|US7642671||Mar 22, 2007||Jan 5, 2010||Acco Brands Usa Llc||Power supply system providing two output voltages|
|US7946868||Nov 19, 2009||May 24, 2011||Leader Electronics Inc.||Power adapter having a replaceable and rotatable plug|
|US7950842||Mar 5, 2007||May 31, 2011||Hamilton Beach Brands, Inc.||Durability monitoring and improvement of a blender|
|US7959347||Jan 3, 2011||Jun 14, 2011||Hamilton Beach Brands, Inc||Durability monitoring and improvement of a blender|
|US8042990||Jun 7, 2010||Oct 25, 2011||Hamilton Beach Brands, Inc.||Durability monitoring and improvement of a blender|
|US8087946 *||Apr 1, 2010||Jan 3, 2012||Tamura Power Technology Co., Ltd.||Power adapter having a replaceable plug|
|US8212386||Nov 17, 2009||Jul 3, 2012||ACCO Brands Corporation||Power supply system|
|US8382526 *||Jul 21, 2011||Feb 26, 2013||Delta Electronics, Inc.||Power adapter with interchangeable connectors and power supply having the same|
|US9054472 *||Sep 26, 2013||Jun 9, 2015||Hon Hai Precision Industry Co., Ltd.||Power adapter with plug member stowable in housing|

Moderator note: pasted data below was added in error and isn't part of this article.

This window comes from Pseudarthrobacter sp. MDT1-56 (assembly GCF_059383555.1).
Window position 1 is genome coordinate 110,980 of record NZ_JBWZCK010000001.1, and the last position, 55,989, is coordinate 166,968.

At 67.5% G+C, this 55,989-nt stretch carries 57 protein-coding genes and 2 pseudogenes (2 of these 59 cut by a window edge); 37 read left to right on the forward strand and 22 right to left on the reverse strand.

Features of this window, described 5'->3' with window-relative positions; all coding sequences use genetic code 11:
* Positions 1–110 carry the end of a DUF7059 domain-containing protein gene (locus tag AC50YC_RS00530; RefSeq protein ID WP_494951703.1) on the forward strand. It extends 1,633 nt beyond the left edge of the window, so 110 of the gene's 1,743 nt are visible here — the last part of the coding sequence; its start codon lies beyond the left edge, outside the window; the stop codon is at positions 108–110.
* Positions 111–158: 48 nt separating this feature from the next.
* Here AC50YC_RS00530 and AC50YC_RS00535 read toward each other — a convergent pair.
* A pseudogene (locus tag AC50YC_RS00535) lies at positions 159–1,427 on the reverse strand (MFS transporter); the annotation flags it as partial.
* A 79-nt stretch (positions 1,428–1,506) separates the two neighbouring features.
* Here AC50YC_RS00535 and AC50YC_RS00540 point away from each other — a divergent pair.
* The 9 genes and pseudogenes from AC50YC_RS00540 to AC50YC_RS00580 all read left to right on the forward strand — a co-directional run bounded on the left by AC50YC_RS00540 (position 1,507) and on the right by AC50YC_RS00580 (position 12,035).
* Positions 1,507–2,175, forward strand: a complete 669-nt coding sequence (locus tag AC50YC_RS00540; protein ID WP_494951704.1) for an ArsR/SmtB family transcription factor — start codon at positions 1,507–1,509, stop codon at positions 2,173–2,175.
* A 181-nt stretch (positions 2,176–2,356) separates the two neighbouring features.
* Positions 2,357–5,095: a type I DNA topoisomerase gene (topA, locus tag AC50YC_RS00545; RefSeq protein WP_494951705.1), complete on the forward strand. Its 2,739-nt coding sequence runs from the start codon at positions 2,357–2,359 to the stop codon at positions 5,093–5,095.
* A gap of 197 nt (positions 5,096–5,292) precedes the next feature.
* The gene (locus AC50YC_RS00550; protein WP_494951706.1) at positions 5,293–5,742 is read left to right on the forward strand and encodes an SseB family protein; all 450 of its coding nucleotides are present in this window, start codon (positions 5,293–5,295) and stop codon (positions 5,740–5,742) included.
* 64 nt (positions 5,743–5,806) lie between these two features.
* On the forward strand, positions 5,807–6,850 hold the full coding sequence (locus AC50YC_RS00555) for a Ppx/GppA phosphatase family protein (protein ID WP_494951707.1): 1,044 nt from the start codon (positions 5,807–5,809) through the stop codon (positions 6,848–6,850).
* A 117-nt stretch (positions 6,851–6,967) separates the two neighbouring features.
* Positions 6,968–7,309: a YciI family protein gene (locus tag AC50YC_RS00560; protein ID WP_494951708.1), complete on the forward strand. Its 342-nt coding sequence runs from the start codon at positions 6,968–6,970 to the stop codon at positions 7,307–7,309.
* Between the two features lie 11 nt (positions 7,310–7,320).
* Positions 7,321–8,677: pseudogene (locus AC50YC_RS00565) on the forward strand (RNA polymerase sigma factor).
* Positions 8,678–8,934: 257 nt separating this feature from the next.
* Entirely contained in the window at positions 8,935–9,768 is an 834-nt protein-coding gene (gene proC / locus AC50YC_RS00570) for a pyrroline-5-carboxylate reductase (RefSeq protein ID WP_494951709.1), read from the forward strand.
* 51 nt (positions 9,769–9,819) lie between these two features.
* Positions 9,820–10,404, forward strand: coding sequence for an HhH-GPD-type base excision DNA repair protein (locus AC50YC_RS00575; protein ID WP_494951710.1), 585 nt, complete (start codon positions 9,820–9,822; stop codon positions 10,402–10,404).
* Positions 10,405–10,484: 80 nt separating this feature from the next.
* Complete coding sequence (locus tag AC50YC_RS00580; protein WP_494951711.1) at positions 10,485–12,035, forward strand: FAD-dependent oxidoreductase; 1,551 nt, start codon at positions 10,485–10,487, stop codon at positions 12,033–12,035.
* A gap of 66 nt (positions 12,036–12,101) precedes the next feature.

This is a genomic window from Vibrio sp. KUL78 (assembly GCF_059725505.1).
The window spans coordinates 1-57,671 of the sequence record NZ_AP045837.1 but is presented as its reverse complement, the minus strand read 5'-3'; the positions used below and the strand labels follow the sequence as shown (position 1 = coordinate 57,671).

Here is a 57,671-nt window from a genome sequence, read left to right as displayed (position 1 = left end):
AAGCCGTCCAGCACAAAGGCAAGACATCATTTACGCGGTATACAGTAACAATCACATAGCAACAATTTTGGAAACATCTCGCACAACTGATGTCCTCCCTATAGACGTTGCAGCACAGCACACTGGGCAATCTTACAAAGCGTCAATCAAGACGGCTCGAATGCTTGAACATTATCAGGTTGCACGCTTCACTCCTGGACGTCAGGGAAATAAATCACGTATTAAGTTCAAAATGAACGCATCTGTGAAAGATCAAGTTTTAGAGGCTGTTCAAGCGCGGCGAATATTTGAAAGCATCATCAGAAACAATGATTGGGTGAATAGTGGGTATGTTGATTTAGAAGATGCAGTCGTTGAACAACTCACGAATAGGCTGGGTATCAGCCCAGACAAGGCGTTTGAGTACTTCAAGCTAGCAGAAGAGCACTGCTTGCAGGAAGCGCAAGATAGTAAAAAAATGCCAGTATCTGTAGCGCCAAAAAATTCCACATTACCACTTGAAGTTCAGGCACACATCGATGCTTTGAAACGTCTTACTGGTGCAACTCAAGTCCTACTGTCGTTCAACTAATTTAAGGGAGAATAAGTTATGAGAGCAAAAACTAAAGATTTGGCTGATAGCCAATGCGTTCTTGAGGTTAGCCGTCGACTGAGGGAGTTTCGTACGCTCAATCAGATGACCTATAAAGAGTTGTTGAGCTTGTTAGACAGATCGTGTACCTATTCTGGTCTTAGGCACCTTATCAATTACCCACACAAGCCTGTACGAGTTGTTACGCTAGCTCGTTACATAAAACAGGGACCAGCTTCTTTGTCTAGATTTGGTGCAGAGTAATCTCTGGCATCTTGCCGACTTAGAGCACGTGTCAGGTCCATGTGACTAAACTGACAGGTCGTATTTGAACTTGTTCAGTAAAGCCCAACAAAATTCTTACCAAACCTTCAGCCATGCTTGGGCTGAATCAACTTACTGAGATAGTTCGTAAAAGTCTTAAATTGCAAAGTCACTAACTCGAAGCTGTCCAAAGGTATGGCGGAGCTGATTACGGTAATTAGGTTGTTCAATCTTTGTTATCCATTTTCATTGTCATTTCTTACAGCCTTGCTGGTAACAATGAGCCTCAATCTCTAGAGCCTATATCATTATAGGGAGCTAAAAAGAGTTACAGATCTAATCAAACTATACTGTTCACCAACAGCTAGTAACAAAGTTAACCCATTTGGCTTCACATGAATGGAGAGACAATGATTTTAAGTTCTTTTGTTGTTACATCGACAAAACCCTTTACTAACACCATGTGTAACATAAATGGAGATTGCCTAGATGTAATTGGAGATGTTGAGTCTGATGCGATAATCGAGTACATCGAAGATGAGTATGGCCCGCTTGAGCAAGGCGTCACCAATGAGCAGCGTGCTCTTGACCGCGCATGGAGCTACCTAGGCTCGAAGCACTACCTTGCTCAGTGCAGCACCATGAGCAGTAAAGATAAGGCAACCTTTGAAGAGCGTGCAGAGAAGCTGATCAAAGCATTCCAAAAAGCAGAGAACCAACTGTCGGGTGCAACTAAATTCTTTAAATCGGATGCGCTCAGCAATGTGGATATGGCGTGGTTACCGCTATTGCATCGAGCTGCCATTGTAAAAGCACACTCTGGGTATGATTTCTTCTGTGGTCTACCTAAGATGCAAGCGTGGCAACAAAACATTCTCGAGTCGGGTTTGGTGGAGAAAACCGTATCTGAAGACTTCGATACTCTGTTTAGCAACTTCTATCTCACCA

|US9166351 *||May 30, 2014||Oct 20, 2015||Tongt-Huei Wang||Power adapting device|
|US9455542 *||Nov 22, 2013||Sep 27, 2016||Wayne Gaither||Power cord apparatus and method of using same|
|US9543704 *||Nov 30, 2015||Jan 10, 2017||Hong Fu Jin Precision Industry (Shenzhen) Co., Ltd.||Power adapter|
|US20050042929 *||May 20, 2004||Feb 24, 2005||Helms-Man Industrial Co., Ltd.||Plug device with a plug adapter|
|US20050134214 *||Dec 19, 2003||Jun 23, 2005||Dan Geiger||Adapter system for recharging portable electronic devices and its associated method of use|
|US20060030189 *||Aug 6, 2004||Feb 9, 2006||Hsin Liao S||Power plug|
|US20070032109 *||Dec 2, 2005||Feb 8, 2007||Hung K Y||Power supply with a changeable plug element|
|US20070149016 *||Dec 26, 2006||Jun 28, 2007||Hon Hai Precision Ind. Co., Ltd.||Electrical connector assembly with pick up device|
|US20070263703 *||Mar 22, 2007||Nov 15, 2007||Robert Mahaffey||Power supply system|